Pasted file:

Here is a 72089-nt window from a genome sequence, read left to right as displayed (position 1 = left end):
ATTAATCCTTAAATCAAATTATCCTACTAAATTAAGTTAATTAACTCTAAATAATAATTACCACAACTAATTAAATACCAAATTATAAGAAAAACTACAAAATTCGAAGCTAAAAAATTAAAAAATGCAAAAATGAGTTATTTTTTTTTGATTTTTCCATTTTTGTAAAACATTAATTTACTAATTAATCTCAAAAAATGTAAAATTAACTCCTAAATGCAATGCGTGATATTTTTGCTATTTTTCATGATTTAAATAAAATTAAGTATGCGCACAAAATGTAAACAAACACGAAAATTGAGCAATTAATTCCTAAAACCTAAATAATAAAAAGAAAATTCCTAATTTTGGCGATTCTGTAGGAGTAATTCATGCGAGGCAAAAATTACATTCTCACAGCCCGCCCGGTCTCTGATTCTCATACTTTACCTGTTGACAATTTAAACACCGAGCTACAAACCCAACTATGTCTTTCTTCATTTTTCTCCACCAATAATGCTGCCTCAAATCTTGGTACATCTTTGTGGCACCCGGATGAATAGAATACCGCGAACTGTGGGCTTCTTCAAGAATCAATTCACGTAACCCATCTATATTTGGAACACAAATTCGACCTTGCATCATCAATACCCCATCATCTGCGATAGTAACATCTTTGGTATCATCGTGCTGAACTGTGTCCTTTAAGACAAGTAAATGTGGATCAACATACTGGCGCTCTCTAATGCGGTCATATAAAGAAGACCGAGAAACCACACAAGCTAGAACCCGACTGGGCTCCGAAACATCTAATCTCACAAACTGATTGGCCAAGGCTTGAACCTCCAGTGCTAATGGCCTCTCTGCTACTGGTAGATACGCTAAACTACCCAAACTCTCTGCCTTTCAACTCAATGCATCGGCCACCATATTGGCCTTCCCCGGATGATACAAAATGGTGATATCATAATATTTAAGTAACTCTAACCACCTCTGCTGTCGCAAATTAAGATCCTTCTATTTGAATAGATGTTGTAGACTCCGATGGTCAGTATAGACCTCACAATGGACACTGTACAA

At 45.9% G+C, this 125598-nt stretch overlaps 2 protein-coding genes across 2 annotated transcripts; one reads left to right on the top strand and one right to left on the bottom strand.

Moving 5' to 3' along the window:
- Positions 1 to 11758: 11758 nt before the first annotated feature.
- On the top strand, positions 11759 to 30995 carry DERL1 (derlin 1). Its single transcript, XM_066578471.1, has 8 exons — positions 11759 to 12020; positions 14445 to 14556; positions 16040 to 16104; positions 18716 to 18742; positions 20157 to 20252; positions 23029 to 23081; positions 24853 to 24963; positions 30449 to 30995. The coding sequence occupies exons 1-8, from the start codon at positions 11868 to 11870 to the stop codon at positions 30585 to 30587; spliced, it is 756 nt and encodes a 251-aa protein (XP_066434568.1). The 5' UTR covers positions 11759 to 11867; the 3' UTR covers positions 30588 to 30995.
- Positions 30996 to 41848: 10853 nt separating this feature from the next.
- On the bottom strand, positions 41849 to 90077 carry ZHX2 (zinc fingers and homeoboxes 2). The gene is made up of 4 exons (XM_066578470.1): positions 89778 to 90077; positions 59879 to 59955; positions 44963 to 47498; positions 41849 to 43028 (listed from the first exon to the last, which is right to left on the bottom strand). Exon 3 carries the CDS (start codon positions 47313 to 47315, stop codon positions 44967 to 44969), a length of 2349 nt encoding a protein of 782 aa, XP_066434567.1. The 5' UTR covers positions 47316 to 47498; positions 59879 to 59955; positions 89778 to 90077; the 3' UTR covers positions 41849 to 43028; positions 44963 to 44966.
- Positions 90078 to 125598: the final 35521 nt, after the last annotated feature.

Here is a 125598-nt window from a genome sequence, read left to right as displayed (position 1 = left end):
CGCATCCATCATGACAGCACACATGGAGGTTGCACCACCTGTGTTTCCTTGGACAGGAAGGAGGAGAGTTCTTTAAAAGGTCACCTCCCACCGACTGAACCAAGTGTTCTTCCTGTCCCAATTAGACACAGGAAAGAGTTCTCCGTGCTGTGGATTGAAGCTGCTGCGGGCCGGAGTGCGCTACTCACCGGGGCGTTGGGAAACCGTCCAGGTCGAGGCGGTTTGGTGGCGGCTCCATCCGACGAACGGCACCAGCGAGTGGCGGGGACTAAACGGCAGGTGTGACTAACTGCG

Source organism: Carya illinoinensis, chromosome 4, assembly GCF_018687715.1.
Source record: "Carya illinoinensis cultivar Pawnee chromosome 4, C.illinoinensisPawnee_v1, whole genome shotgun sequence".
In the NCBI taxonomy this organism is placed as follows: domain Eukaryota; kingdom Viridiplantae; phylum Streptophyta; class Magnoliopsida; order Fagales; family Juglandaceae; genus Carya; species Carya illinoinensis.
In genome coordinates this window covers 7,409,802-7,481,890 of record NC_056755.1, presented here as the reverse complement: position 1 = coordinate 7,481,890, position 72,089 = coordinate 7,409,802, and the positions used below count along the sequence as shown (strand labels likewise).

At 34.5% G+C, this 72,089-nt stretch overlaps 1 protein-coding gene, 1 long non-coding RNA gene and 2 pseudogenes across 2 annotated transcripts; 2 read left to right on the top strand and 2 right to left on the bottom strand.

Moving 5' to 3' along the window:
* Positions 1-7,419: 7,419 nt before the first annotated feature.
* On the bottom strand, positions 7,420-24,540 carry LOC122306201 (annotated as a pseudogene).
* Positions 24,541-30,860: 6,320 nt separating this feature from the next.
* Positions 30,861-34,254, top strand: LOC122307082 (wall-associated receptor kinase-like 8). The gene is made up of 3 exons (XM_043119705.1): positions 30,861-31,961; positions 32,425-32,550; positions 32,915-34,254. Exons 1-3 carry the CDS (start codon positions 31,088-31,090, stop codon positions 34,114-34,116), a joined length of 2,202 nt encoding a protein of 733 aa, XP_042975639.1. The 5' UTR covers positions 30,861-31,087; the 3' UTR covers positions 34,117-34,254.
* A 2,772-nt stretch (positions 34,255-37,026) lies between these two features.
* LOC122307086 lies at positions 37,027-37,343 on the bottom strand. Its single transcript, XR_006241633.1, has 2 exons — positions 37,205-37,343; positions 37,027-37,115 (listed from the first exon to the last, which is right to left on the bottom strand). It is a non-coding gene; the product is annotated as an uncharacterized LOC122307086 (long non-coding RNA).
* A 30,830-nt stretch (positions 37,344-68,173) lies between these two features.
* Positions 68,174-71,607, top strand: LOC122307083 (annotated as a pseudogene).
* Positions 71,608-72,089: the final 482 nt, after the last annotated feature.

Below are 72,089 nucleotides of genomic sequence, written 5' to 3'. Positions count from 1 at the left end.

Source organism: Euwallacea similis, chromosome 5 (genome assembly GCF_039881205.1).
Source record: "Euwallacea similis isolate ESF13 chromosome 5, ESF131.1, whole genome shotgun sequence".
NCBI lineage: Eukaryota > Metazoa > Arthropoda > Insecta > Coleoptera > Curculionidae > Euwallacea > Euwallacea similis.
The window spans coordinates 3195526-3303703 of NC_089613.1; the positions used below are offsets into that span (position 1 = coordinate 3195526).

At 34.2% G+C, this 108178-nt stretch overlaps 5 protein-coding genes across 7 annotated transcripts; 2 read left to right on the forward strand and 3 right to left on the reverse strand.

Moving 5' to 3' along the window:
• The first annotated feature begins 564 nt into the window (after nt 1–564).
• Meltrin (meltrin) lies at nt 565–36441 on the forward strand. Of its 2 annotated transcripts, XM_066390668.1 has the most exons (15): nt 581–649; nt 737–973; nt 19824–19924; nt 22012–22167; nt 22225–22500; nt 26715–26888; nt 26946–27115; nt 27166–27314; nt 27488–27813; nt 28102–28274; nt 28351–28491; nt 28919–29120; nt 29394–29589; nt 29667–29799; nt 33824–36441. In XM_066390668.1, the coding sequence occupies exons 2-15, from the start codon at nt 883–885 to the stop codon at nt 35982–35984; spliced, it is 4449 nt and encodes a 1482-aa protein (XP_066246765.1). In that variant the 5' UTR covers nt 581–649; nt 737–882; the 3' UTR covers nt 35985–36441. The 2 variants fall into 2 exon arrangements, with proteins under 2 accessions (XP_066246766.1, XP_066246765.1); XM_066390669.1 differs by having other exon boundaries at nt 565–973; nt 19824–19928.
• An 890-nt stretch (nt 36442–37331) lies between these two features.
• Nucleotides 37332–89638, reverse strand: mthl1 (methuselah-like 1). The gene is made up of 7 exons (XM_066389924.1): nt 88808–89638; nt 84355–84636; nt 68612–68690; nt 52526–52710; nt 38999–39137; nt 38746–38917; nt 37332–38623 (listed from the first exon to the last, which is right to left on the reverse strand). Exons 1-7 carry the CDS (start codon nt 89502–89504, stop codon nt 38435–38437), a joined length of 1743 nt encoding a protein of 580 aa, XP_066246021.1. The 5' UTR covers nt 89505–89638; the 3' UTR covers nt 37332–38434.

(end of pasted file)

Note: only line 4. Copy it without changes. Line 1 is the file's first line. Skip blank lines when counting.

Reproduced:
Moving 5' to 3' along the window: